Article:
Comparing Differences in Expressive Language Quantity and Quality between School-Aged Children Playing with Traditional and Electronic Toys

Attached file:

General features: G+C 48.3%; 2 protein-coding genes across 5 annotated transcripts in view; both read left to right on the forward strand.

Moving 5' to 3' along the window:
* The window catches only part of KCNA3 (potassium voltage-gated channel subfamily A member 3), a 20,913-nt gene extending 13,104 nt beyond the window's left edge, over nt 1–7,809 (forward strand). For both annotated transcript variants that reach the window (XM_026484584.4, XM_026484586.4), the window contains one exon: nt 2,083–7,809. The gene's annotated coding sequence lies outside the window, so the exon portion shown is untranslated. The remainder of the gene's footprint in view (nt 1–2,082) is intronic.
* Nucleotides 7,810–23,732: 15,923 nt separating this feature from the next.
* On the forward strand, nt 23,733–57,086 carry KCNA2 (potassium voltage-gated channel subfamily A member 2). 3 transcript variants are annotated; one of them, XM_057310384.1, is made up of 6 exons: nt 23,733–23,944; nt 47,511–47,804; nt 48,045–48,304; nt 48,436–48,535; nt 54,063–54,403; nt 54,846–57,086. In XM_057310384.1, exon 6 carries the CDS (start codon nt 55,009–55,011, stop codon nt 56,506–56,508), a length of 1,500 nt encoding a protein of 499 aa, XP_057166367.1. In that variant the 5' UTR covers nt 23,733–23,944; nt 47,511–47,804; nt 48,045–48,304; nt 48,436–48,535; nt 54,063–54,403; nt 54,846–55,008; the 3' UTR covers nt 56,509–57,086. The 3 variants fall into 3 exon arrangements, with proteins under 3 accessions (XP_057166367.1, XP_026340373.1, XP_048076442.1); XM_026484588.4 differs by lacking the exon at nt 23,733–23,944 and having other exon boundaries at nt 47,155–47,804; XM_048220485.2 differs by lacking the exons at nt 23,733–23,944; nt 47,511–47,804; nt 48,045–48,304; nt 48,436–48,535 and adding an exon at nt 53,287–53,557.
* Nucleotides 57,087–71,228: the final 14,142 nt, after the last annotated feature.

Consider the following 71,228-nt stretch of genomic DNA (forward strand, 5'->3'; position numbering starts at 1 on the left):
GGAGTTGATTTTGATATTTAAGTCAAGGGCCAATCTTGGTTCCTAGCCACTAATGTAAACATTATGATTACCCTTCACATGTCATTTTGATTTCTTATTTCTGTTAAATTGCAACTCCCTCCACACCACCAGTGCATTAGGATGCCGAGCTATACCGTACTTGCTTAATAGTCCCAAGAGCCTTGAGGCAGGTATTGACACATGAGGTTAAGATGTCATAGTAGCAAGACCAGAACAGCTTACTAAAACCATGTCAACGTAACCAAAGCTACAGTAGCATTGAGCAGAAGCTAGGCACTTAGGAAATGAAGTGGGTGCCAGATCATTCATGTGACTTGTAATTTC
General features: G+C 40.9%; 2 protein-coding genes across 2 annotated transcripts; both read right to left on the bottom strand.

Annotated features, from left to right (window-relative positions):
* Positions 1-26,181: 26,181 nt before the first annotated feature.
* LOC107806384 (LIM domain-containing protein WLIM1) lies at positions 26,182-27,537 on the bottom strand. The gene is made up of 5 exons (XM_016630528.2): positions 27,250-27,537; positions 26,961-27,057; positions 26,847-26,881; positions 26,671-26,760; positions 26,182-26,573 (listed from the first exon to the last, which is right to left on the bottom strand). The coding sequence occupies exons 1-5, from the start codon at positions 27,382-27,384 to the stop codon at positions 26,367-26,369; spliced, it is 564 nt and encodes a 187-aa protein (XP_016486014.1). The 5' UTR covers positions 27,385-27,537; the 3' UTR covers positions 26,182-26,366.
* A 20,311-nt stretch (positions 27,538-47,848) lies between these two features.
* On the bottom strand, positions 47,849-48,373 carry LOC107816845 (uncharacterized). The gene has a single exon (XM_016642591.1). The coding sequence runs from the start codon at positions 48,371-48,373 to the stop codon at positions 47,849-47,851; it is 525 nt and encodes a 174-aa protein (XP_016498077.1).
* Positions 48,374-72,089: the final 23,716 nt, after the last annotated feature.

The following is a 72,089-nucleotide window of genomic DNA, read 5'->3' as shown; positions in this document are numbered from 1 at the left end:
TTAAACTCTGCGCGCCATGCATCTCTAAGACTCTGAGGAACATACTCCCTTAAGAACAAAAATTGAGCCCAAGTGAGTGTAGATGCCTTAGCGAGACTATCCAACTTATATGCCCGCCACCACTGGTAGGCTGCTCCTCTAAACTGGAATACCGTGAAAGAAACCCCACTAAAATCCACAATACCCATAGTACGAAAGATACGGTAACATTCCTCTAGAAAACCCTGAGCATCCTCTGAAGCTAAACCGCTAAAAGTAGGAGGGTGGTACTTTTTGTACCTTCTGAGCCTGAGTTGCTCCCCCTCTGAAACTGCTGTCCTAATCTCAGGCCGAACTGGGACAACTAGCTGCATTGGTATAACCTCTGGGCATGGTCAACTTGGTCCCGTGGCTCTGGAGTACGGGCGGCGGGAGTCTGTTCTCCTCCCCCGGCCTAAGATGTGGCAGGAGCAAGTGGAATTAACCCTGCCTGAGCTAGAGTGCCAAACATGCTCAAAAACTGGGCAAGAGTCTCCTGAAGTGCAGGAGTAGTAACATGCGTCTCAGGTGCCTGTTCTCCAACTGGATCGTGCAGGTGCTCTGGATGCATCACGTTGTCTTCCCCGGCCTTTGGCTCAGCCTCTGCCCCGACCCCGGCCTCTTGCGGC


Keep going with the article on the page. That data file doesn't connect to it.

Purpose: This preliminary study focuses on the expressive language of English-dominant, school-aged children playing with traditional and electronic toys. Method: Four English speaking children between the ages of 5;4 (year; month) and 8;9 were audio and video recorded during individual 20-minute sessions. Each played with age-appropriate toys of a favorite theme during two separate 20-minute sessions. Play sessions were formatted through random assignment of the type of toy (electronic or traditional) played with during each session. A language-sample analysis was conducted using Systematic Analysis of Language Transcriptions (SALT) software as well as manual calculations of targeted skills (total number of utterances, number of different words, topic maintenance, engagement, and topic initiation) to examine quantitative and qualitative comparisons of the language and interaction associated with each type of toy. Results: No notable differences were found in quantitative analysis after calculating data and qualitative analysis after interpreting language-samples. Aggregated total number of utterances and number of different words in play sessions comparing traditional versus electronic yielded similar results. Additionally, qualitative analysis considering engagement and initiation also indicated both types of toys produced relatively equivalent observations regarding discourse management. Conclusion: This preliminary study showed that play with neither the traditional nor electronic toy provided greater developmental benefits to typically developing school-aged children. Further studies should be conducted with a larger participant size in order to construct a more comprehensive conclusion regarding the effects of toy type on child language development.